Thursday, November 18, 2010

Secretariat (Brockway)

Tropic Sprockets by Ian Brockway

If you want a "Rocky" story with an equestrian heart, you have it with Disney's "Secretariat".
The film is a true tall-tale of the most winning horse in history. Diane Lane stars as horse owner Penny Chenery. Right from the get-go, Penny is up against it. Her mother dies and the horse farm faces dire straits, as huge debt plunges the idyllic Chenery farm (complete with blue sky and technicolor stables) into near bankruptcy.

Enter a conniving horse villain that wants to sell the horses for half of what they are worth. But alas, in true Disney fashion, Penny won't budge. She has the soul of a romantic horse-whisperer and the ambition of a champion owner. Diane Lane gives us just what we expect with dramatic heart and soft nuances of body language in her performance. She is not meant to be a sit- at- home housewife. Underneath her warm exterior, Lane's Chenery is as competitive as her horse and built for the carnivorous showplace of the track, circa 1972. 

One of the most rewarding aspects of "Secretariat" is its facile ability to show the symbiotic relationship between owner, horse and trainer. And moreover, the apprehension within the culture of the Kentucky Derby---its greed and ego.  There is malevolence with mint juleps, but without guns.  We get a history lesson with our Cinderella- hooved story. The horse Secretariat apparently became a kind of counterculture hero, dismissed as an old ailing horse at the time of the "flower power" movement.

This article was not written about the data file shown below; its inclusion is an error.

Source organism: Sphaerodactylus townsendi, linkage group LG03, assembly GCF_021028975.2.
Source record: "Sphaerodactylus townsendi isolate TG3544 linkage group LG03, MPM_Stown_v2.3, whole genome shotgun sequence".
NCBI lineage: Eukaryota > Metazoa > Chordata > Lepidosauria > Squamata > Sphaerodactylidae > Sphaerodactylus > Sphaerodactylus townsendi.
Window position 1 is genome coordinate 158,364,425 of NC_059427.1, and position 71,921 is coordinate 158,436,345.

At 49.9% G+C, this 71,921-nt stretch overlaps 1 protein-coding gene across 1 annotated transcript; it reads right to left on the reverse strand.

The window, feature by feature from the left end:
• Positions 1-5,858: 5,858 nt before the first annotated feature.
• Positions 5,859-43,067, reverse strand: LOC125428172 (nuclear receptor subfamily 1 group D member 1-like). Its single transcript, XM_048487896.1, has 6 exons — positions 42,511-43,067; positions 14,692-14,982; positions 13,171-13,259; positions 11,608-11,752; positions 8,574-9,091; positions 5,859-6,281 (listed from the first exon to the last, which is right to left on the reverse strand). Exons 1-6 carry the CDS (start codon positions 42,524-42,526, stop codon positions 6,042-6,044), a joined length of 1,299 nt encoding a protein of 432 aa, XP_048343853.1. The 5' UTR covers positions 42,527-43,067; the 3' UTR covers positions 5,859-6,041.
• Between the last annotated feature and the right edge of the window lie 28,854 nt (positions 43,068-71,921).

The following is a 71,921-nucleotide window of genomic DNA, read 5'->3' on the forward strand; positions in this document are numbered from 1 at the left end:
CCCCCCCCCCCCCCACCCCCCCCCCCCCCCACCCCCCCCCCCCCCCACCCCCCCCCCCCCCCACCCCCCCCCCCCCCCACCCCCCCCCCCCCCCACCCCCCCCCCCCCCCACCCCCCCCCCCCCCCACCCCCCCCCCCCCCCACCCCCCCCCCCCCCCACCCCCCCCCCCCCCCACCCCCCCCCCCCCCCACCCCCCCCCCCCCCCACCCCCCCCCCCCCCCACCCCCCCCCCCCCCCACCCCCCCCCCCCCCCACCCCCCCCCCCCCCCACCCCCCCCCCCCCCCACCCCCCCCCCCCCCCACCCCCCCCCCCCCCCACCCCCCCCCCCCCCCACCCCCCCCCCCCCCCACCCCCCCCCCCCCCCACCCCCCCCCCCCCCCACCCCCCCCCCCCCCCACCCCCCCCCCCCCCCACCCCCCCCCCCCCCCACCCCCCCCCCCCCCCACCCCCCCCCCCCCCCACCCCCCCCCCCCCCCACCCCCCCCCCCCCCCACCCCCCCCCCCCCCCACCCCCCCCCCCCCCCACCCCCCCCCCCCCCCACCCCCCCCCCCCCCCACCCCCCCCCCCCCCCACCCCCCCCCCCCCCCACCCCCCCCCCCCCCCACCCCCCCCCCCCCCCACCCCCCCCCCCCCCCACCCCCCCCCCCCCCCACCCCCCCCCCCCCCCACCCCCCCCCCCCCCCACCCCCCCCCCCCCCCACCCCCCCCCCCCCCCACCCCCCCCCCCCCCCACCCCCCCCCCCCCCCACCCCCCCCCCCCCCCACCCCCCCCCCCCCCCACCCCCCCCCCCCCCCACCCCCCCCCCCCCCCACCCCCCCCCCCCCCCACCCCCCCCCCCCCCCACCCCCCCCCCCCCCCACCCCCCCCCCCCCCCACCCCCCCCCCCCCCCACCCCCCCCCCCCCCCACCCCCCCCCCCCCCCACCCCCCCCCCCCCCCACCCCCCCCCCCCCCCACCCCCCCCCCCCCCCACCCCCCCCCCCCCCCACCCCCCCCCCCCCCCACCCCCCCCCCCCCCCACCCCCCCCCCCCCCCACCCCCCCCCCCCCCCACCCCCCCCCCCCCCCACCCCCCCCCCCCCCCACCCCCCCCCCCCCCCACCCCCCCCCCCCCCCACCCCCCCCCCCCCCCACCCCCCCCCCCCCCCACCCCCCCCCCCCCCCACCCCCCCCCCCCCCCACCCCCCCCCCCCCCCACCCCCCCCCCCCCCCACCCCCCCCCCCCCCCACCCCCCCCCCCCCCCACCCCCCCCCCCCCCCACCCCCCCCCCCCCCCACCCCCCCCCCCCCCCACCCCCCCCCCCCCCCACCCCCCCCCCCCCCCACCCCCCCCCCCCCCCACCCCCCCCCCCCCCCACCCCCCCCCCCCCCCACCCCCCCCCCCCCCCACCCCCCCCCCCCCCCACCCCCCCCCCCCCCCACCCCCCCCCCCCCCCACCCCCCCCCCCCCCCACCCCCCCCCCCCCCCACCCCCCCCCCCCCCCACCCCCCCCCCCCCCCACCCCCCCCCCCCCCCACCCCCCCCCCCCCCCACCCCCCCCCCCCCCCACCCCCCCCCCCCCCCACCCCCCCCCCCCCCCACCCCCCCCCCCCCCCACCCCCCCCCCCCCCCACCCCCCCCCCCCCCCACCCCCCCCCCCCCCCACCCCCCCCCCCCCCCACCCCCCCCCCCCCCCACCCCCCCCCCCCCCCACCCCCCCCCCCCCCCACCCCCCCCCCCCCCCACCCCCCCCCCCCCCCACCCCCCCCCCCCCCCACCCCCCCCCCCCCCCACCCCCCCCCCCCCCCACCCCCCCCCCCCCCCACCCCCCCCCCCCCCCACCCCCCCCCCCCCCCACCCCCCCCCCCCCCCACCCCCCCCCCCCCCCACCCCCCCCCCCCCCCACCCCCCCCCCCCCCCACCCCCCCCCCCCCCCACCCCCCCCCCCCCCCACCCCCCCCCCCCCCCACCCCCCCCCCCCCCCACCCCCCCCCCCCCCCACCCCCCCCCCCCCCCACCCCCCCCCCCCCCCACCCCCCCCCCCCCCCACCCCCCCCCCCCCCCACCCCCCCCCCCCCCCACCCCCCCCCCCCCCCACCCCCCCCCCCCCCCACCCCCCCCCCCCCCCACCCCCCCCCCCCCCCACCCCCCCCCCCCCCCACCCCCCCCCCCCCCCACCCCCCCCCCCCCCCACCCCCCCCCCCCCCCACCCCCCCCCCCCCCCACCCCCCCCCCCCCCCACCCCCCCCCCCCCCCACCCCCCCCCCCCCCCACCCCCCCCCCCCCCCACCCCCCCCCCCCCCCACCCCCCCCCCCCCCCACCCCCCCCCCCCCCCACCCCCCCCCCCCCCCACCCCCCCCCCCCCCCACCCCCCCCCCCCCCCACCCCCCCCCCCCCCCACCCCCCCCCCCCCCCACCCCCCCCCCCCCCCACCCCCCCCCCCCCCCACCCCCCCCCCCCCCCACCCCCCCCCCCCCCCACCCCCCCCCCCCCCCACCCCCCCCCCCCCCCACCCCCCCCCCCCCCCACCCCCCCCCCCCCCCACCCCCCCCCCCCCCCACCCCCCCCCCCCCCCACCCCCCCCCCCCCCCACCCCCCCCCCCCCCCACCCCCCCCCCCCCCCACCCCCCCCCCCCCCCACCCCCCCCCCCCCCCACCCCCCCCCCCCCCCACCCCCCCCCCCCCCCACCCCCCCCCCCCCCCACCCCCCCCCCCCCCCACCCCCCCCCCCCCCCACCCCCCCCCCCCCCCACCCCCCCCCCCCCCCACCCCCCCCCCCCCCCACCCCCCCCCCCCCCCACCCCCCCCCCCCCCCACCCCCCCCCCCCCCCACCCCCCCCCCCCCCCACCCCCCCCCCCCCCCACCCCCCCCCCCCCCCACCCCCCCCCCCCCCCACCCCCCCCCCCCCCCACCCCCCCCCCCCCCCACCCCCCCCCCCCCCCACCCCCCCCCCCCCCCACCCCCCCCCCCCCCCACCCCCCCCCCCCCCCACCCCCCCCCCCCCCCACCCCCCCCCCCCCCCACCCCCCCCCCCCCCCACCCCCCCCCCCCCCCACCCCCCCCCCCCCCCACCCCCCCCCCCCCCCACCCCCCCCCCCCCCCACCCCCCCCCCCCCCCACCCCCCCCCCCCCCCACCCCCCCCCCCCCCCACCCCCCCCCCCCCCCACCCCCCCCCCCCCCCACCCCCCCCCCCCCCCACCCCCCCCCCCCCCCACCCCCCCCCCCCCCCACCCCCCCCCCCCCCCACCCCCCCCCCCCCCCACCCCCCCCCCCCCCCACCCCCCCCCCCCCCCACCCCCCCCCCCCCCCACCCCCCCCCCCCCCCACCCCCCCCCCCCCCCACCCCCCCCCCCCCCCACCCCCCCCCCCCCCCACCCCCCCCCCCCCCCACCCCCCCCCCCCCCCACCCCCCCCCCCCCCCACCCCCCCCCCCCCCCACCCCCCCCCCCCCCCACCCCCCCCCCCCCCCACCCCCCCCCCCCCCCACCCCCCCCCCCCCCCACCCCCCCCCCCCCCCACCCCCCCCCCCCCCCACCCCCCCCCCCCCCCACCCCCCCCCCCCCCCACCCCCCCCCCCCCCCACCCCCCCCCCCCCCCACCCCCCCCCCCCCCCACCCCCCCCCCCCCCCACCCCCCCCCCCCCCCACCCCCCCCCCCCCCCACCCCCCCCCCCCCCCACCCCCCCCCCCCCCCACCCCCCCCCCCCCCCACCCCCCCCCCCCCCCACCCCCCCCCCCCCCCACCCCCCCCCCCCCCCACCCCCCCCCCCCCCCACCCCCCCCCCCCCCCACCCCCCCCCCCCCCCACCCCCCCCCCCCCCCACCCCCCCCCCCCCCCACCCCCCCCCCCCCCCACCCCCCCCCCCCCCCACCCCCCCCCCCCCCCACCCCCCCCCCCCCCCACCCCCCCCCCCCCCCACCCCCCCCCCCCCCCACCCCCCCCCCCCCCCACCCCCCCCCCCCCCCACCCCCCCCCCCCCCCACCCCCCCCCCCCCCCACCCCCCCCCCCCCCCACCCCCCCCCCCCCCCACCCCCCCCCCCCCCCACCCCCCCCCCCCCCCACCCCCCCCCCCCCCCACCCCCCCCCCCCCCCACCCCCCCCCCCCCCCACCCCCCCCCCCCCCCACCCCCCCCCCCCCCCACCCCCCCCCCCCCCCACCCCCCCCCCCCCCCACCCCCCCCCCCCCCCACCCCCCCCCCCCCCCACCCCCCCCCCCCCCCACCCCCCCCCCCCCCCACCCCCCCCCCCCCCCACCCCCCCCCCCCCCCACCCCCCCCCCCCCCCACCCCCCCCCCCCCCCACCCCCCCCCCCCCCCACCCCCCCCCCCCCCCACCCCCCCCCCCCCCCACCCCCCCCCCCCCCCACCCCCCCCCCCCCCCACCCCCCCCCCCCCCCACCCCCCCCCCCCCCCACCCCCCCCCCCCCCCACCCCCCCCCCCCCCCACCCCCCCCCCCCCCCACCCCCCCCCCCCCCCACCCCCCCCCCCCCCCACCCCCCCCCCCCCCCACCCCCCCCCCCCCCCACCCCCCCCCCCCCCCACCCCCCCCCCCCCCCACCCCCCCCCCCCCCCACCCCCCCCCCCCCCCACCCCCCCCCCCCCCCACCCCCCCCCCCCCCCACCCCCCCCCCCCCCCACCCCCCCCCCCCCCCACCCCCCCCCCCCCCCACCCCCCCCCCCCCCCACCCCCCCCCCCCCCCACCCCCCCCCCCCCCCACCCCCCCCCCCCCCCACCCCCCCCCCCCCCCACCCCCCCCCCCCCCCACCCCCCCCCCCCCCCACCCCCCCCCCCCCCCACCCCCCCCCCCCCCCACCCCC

Watching the film, you get the feeling that Secretariat was cheered right along with Abbie Hoffman and Allen Ginsberg. Indeed, one glance at Lucien Laurin's (John Malkovich) hallucinogenically bright wardrobe will convince you that it's possible. The lasting smartness and empathy of the film is that it treats the horse himself as an actual character and personality, and it does so without any anthropomorphic wizardry or Disney cartooning.

Secretariat's eyes are full of as much pathos and determination as Clint Eastwood or Eli Wallach. During a pre-race walk, our equine hero gives a hostile exchange to the opponent horse directly out of "The Good, The Bad and the Ugly." 

A Disney film is an American tradition in many ways. We know what we are getting: magic, benevolent mayhem, and heart-flung celebrational stories. What makes "Secretariat" stand out from the rest of the pack, is its perfect interplay between both human and animal worlds, counterculture youth and  wealthy cliques. The dynamic harmony produced without any cloying push, gives each scene a quirky joy that mirrors the clashing patterns of Lucien Laurin's many suits.     

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